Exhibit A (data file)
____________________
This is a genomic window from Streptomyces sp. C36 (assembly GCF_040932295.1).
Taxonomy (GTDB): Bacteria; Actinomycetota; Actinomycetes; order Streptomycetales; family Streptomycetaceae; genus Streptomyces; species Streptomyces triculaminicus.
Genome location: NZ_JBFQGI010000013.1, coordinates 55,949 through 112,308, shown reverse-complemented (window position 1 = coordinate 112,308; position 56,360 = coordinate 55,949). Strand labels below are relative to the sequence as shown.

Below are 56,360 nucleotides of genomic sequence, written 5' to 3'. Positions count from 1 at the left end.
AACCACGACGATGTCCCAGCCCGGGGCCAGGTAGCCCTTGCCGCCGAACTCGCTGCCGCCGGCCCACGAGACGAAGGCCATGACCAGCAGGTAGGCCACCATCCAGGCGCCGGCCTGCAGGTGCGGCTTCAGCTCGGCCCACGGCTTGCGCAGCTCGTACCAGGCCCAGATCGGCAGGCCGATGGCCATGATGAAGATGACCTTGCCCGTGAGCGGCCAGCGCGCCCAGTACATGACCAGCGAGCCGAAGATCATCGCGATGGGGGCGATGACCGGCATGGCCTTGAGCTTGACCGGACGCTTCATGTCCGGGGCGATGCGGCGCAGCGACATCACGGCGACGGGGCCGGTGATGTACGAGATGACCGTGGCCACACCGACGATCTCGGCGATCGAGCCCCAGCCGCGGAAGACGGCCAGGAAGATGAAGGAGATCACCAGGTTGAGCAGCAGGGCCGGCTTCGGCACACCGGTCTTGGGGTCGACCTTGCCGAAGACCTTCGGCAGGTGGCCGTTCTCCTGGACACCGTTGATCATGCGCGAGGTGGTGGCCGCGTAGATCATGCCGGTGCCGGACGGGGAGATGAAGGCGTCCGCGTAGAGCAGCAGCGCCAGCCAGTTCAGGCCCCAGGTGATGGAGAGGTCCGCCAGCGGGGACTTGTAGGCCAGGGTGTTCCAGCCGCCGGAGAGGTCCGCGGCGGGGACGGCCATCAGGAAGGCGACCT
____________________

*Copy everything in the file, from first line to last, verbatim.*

This is a genomic window from Streptomyces sp. C36 (assembly GCF_040932295.1).
Taxonomy (GTDB): Bacteria; Actinomycetota; Actinomycetes; order Streptomycetales; family Streptomycetaceae; genus Streptomyces; species Streptomyces triculaminicus.
Genome location: NZ_JBFQGI010000013.1, coordinates 55,949 through 112,308, shown reverse-complemented (window position 1 = coordinate 112,308; position 56,360 = coordinate 55,949). Strand labels below are relative to the sequence as shown.

Below are 56,360 nucleotides of genomic sequence, written 5' to 3'. Positions count from 1 at the left end.
AACCACGACGATGTCCCAGCCCGGGGCCAGGTAGCCCTTGCCGCCGAACTCGCTGCCGCCGGCCCACGAGACGAAGGCCATGACCAGCAGGTAGGCCACCATCCAGGCGCCGGCCTGCAGGTGCGGCTTCAGCTCGGCCCACGGCTTGCGCAGCTCGTACCAGGCCCAGATCGGCAGGCCGATGGCCATGATGAAGATGACCTTGCCCGTGAGCGGCCAGCGCGCCCAGTACATGACCAGCGAGCCGAAGATCATCGCGATGGGGGCGATGACCGGCATGGCCTTGAGCTTGACCGGACGCTTCATGTCCGGGGCGATGCGGCGCAGCGACATCACGGCGACGGGGCCGGTGATGTACGAGATGACCGTGGCCACACCGACGATCTCGGCGATCGAGCCCCAGCCGCGGAAGACGGCCAGGAAGATGAAGGAGATCACCAGGTTGAGCAGCAGGGCCGGCTTCGGCACACCGGTCTTGGGGTCGACCTTGCCGAAGACCTTCGGCAGGTGGCCGTTCTCCTGGACACCGTTGATCATGCGCGAGGTGGTGGCCGCGTAGATCATGCCGGTGCCGGACGGGGAGATGAAGGCGTCCGCGTAGAGCAGCAGCGCCAGCCAGTTCAGGCCCCAGGTGATGGAGAGGTCCGCCAGCGGGGACTTGTAGGCCAGGGTGTTCCAGCCGCCGGAGAGGTCCGCGGCGGGGACGGCCATCAGGAAGGCGACCT